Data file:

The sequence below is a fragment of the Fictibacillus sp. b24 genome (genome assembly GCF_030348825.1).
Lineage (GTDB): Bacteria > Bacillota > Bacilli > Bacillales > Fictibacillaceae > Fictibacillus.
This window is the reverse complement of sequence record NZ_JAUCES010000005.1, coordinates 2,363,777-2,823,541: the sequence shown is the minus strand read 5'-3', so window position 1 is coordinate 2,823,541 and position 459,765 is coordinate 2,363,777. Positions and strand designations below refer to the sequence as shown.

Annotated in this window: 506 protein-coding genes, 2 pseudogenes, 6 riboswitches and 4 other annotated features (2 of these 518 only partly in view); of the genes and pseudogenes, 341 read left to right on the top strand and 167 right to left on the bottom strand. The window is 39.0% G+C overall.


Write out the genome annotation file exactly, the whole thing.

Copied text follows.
The sequence below is a fragment of the Fictibacillus sp. b24 genome (genome assembly GCF_030348825.1).
Lineage (GTDB): Bacteria > Bacillota > Bacilli > Bacillales > Fictibacillaceae > Fictibacillus.
This window is the reverse complement of sequence record NZ_JAUCES010000005.1, coordinates 2,363,777-2,823,541: the sequence shown is the minus strand read 5'-3', so window position 1 is coordinate 2,823,541 and position 459,765 is coordinate 2,363,777. Positions and strand designations below refer to the sequence as shown.

Annotated in this window: 506 protein-coding genes, 2 pseudogenes, 6 riboswitches and 4 other annotated features (2 of these 518 only partly in view); of the genes and pseudogenes, 341 read left to right on the top strand and 167 right to left on the bottom strand. The window is 39.0% G+C overall.